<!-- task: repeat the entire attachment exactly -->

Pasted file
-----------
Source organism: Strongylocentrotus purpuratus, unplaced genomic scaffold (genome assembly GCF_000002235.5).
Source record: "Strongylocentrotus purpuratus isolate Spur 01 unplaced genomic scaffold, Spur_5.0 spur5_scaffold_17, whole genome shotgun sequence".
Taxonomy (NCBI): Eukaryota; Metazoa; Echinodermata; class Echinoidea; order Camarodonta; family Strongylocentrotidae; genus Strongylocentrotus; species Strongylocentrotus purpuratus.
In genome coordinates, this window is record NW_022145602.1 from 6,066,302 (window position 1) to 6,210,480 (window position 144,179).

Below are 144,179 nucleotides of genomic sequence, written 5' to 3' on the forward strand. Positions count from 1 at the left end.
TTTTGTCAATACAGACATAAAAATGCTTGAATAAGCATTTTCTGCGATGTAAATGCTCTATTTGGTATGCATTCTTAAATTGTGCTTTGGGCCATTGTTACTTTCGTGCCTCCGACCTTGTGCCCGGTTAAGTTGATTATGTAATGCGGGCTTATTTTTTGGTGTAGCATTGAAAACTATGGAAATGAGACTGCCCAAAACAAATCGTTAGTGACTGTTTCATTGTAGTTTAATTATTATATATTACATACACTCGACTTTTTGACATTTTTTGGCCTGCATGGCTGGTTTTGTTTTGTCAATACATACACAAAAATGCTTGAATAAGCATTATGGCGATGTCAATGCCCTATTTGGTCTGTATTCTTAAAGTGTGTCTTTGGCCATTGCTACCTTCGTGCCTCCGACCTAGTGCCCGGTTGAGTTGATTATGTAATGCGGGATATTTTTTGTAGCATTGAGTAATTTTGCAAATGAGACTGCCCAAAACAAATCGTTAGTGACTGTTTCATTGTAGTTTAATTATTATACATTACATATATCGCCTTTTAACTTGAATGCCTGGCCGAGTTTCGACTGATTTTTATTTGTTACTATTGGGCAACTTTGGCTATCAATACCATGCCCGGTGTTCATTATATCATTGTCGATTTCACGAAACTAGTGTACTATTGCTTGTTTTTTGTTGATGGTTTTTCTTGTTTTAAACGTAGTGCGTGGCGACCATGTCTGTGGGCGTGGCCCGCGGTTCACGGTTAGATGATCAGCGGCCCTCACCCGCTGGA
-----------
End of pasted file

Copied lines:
Source organism: Strongylocentrotus purpuratus, unplaced genomic scaffold (genome assembly GCF_000002235.5).
Source record: "Strongylocentrotus purpuratus isolate Spur 01 unplaced genomic scaffold, Spur_5.0 spur5_scaffold_17, whole genome shotgun sequence".
Taxonomy (NCBI): Eukaryota; Metazoa; Echinodermata; class Echinoidea; order Camarodonta; family Strongylocentrotidae; genus Strongylocentrotus; species Strongylocentrotus purpuratus.
In genome coordinates, this window is record NW_022145602.1 from 6,066,302 (window position 1) to 6,210,480 (window position 144,179).

Below are 144,179 nucleotides of genomic sequence, written 5' to 3' on the forward strand. Positions count from 1 at the left end.
TTTTGTCAATACAGACATAAAAATGCTTGAATAAGCATTTTCTGCGATGTAAATGCTCTATTTGGTATGCATTCTTAAATTGTGCTTTGGGCCATTGTTACTTTCGTGCCTCCGACCTTGTGCCCGGTTAAGTTGATTATGTAATGCGGGCTTATTTTTTGGTGTAGCATTGAAAACTATGGAAATGAGACTGCCCAAAACAAATCGTTAGTGACTGTTTCATTGTAGTTTAATTATTATATATTACATACACTCGACTTTTTGACATTTTTTGGCCTGCATGGCTGGTTTTGTTTTGTCAATACATACACAAAAATGCTTGAATAAGCATTATGGCGATGTCAATGCCCTATTTGGTCTGTATTCTTAAAGTGTGTCTTTGGCCATTGCTACCTTCGTGCCTCCGACCTAGTGCCCGGTTGAGTTGATTATGTAATGCGGGATATTTTTTGTAGCATTGAGTAATTTTGCAAATGAGACTGCCCAAAACAAATCGTTAGTGACTGTTTCATTGTAGTTTAATTATTATACATTACATATATCGCCTTTTAACTTGAATGCCTGGCCGAGTTTCGACTGATTTTTATTTGTTACTATTGGGCAACTTTGGCTATCAATACCATGCCCGGTGTTCATTATATCATTGTCGATTTCACGAAACTAGTGTACTATTGCTTGTTTTTTGTTGATGGTTTTTCTTGTTTTAAACGTAGTGCGTGGCGACCATGTCTGTGGGCGTGGCCCGCGGTTCACGGTTAGATGATCAGCGGCCCTCACCCGCTGGA